Will Sansom Case Change Capitol Conduct?
With former House Speaker Ray Sansom gone, Florida lawmakers now face deciding whether the Destin Republican’s budget-dealing will spark reform in a capitol long defined by power politics.
Ten months ago, in issuing criminal charges against Sansom and Bob Richburg, president of Northwest Florida State College, a Tallahassee grand jury clearly saw a need to overhaul the Legislature’s budget process, a murky realm of political horse trading.
“The appropriation process that gives unbridled discretion to the President of the Senate, Speaker of the House of Representatives, and Appropriations Chairman needs to be changed,” grand jurors wrote in a 10-page indictment released last April.
“This state should be guided in openness and transparency,” they added.
Several lawmakers now running for statewide office are clamoring for the Sansom case to serve as a spark for reform. Although open-government measures and tough-on-corruption pushes are common in election years, the efforts frequently fall short and seem aimed mostly at padding political resumes.
But some of those close to the issue say the upcoming legislative session could prove pivotal.
“We could wind up with the most amazing year of reform to Florida’s open government laws since the Sunshine Amendment” passed by voters in 1976, said Barbara Petersen, president of the First Amendment Foundation, a media-supported, statewide watchdog organization. “The ideas are out there.”
Florida’s Sunshine Laws give the public access to state and local records and require that meetings be open. They also prohibit two or more public officials from meeting to discuss government business privately.
But the Legislature has exempted itself from many of the public meetings standards – along with skirting records laws by allowing “draft” legislation and informal legislative deal-making proposals and counteroffers to thrive in secrecy.
The Sansom case, though, has exposed an even tougher-to-regulate reality, perhaps best described as “them that has, gets.” As the grand jury pointed out, those in power positions can demand that dollars be tucked into the budget, with few willing to ask why.
House Democratic Leader Franklin Sands said Monday that it’s important lawmakers use the Sansom case to initiate sweeping changes to state ethics laws. “The people’s trust has been violated through abuse and corruption by elected officials and other public servants,” Sands said, calling on Republican leaders to support a brace of anti-corruption bills backed by Democrats.
Among the measures are a constitutional amendment proposed by Sen. Dan Gelber, D-Miami Beach, a candidate for attorney general, and Rep. Keith Fitzgerald, D-Sarasota, which is aimed at making the state budget process more transparent and open to the public.
It would require that budget bills be written in plain language, prohibit floor amendments to proposed bills in the last five days of a regular session unless approved by three-fourths of lawmakers, and give circuit courts the authority to hear challenges to open records laws and create a “reasonableness standard” making it harder for legislative leaders to declare a record closed.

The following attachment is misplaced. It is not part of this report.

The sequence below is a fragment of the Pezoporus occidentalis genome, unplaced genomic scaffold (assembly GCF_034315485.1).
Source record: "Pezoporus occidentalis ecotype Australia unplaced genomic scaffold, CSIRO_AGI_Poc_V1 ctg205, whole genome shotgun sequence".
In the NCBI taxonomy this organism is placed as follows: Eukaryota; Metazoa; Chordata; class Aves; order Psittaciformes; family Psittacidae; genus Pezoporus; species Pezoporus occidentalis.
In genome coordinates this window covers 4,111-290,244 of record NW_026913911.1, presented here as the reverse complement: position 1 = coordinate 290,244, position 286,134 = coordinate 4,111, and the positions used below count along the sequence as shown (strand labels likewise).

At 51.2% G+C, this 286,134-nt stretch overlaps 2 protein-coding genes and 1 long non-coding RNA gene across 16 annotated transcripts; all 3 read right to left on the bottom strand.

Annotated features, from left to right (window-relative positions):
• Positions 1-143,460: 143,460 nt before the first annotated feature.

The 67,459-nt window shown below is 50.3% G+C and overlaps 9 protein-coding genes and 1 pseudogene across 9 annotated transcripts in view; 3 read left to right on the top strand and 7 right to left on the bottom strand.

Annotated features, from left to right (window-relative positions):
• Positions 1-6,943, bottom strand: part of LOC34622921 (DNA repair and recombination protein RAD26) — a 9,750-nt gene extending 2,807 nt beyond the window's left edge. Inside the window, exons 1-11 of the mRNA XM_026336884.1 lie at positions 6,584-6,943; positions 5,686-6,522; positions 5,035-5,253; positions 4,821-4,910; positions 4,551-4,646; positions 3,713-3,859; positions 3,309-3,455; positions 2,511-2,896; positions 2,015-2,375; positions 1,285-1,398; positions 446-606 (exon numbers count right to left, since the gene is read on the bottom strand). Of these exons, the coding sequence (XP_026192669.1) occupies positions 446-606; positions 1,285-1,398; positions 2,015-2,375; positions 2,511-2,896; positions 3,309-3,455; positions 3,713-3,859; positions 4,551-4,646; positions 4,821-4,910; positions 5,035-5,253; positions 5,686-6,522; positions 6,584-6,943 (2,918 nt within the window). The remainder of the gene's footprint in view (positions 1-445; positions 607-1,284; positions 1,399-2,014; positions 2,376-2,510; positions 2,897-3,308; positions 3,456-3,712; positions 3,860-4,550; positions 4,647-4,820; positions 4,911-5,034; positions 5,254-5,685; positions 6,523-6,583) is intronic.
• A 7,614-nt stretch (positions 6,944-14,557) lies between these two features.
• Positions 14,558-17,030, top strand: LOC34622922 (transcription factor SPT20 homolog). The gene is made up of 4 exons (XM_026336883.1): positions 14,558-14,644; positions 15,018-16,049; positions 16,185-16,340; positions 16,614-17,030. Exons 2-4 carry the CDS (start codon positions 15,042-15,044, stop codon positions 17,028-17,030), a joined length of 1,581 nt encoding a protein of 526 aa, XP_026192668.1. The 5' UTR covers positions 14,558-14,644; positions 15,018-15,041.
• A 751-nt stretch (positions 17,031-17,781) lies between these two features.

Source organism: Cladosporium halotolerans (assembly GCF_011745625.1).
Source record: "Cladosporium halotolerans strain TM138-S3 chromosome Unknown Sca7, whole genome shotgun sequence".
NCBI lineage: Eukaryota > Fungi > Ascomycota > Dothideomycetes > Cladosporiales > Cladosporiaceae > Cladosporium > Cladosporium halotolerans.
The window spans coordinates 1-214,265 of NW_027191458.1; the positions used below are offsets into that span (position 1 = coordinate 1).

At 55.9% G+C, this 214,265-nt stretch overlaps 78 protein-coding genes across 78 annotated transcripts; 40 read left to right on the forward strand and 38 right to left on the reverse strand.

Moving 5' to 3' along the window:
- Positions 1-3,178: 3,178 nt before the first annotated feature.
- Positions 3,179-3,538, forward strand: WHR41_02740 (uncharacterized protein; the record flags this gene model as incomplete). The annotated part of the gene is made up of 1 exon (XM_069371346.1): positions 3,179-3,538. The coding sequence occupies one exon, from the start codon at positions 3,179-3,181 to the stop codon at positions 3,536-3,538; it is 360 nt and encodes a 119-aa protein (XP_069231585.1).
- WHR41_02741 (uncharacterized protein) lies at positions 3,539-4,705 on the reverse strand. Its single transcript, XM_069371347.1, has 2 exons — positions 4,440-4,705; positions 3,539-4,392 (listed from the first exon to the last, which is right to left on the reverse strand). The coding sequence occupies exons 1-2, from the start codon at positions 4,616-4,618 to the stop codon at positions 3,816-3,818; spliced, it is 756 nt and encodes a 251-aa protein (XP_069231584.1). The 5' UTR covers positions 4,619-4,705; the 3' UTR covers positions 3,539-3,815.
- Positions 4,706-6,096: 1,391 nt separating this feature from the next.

“Putting it into the constitution means it’s not a temporary thing, and I think that’s important to whatever we do this spring,” Gelber said. “The changes have to last beyond the individuals now in office.”
Senate President Jeff Atwater, R-North Palm Beach, who is running for chief financial officer, is spearheading efforts aimed at putting more light on the budget. He and House Speaker Larry Cretul, R-Ocala, have combined to launch a web-site, Transparency Florida, that covers expenditures, revenues, travel expenses bond information, salaries and links to other web sites.
The pair also have endorsed new rules requiring that budget offers and counter-offers between legislative leaders be made in writing, and discussed publicly in negotiating sessions.
“I wish we were at that point when I came in,” said Cretul, elected in 2002 and who rose to speaker with Sansom’s demise.
“A goal,” he added, “is that whatever is put in the budget is there and understood. Whether you agree with a member doing money for his district, that might be another story. But members are usually only measured by what they can bring home.”
The state’s Commission on Ethics has proposed a wide-ranging package of legislation that would give it authority to launch investigations of suspected wrongdoing – without the need to wait on a public complaint that generally also limits the scope of a probe.
The effort could give some real fangs to what critics have long derided as a “toothless tiger” of a commission.
Sen. Paula Dockery, R-Lakeland, a candidate for governor, also is sponsoring legislation that builds on the state’s three-decade-old Sunshine Amendment by effectively declaring every record a public record that is not specifically exempt.
Dockery and Rep. Adam Fetterman, D-Port St. Lucie, also are sponsoring a measure barring House and Senate members from voting on or shaping legislation that would yield a private financial gain or help their families or relatives.
Petersen, of the First Amendment Foundation, said it’s no coincidence that statewide candidates are advancing “tough-on-corruption” and open-government legislation, ripped from the headlines of the Sansom case.
“They realize that helping Floridians gain access to their government is good politics,” Petersen said. “This year, the stars may be aligned for change.”